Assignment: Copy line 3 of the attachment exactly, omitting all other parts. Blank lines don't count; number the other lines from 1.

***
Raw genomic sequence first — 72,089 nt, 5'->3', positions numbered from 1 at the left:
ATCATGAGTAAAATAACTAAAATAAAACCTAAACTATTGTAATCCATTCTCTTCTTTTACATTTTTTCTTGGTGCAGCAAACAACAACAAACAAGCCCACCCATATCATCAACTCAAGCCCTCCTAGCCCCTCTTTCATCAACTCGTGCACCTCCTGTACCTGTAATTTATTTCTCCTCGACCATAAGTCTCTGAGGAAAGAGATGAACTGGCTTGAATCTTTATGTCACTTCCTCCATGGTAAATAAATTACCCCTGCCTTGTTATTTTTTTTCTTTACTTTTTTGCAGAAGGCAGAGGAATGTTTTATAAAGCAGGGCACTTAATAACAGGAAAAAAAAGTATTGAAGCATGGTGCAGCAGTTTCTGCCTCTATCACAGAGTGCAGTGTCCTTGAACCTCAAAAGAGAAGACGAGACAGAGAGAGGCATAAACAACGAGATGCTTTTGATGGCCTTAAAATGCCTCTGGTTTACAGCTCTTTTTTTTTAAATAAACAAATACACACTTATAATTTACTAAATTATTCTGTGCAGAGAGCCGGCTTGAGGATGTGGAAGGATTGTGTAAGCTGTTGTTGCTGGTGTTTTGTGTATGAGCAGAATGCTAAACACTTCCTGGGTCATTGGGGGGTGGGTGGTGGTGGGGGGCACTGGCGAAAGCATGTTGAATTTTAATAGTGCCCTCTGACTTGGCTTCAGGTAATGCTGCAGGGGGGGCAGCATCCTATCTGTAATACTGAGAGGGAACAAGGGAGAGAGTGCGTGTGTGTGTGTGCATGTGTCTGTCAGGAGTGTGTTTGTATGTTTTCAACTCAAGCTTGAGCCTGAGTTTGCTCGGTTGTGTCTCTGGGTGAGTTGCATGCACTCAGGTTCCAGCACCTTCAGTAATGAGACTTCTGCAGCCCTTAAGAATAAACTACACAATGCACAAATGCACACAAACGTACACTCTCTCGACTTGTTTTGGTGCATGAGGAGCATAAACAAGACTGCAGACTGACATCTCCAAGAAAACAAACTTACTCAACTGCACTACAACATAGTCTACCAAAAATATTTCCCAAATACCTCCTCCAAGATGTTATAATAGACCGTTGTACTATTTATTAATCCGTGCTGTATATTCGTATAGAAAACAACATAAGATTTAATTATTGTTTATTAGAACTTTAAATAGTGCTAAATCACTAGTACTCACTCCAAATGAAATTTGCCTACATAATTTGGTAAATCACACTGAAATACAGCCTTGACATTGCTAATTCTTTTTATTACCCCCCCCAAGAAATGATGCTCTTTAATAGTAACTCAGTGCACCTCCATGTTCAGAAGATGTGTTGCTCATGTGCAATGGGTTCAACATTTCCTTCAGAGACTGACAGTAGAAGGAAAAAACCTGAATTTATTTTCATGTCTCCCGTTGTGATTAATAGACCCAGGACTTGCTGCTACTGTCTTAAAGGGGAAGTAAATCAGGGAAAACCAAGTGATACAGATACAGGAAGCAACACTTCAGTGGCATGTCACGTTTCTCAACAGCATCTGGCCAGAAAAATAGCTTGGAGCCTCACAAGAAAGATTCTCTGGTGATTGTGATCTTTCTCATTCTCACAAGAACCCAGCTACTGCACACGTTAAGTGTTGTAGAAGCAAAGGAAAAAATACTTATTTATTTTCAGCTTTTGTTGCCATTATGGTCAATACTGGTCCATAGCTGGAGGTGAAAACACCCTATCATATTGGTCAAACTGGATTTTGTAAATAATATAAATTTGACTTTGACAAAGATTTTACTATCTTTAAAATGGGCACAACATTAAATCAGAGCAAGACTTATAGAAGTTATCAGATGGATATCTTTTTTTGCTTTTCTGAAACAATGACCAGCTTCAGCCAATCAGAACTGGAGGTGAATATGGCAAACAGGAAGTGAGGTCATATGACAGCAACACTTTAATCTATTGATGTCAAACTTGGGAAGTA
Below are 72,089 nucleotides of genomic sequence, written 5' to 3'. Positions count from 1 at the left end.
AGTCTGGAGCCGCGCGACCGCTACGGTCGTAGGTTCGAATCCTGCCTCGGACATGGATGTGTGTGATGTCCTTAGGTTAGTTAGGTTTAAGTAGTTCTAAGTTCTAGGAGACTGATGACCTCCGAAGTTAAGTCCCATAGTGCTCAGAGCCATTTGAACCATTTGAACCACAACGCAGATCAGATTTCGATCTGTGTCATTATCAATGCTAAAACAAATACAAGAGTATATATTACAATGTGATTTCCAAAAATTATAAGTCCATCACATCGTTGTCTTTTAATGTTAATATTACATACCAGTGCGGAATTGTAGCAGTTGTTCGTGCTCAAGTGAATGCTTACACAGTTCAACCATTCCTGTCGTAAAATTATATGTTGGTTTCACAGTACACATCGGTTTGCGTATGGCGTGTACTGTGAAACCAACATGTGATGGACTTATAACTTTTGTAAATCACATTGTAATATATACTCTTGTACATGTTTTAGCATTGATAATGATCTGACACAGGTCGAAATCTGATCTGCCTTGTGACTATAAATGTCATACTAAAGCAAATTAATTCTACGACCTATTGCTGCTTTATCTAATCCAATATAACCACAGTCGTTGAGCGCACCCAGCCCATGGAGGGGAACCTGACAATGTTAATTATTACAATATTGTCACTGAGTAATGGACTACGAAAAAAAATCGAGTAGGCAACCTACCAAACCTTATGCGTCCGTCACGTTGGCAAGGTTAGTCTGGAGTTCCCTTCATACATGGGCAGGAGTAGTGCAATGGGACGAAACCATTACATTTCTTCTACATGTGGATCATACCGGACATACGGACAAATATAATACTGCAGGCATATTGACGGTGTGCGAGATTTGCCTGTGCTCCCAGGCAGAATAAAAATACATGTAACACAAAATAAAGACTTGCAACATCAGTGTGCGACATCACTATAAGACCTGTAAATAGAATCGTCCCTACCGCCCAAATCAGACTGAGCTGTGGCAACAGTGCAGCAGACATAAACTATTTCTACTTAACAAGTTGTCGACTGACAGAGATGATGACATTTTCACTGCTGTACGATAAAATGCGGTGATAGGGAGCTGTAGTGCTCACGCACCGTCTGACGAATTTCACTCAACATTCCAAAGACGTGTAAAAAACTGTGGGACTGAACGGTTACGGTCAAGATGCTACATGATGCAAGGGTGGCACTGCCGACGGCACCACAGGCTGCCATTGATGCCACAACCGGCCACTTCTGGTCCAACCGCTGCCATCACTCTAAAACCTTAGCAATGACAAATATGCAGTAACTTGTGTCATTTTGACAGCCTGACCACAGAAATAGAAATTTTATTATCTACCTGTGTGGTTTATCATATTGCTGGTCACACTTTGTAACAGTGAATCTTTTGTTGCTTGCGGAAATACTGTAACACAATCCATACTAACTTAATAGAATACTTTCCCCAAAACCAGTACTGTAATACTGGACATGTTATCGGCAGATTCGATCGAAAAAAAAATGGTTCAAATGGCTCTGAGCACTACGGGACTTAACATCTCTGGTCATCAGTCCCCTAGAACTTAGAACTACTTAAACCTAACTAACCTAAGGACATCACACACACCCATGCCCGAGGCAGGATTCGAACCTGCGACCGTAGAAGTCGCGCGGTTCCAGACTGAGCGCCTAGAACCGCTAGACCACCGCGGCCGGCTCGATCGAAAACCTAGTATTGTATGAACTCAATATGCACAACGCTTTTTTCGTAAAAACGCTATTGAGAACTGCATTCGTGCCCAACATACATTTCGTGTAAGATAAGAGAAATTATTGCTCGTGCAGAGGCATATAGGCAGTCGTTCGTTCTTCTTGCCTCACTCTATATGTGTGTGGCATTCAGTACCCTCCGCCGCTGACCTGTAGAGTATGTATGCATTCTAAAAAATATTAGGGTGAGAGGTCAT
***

Below are 72,089 nucleotides of genomic sequence, written 5' to 3'. Positions count from 1 at the left end.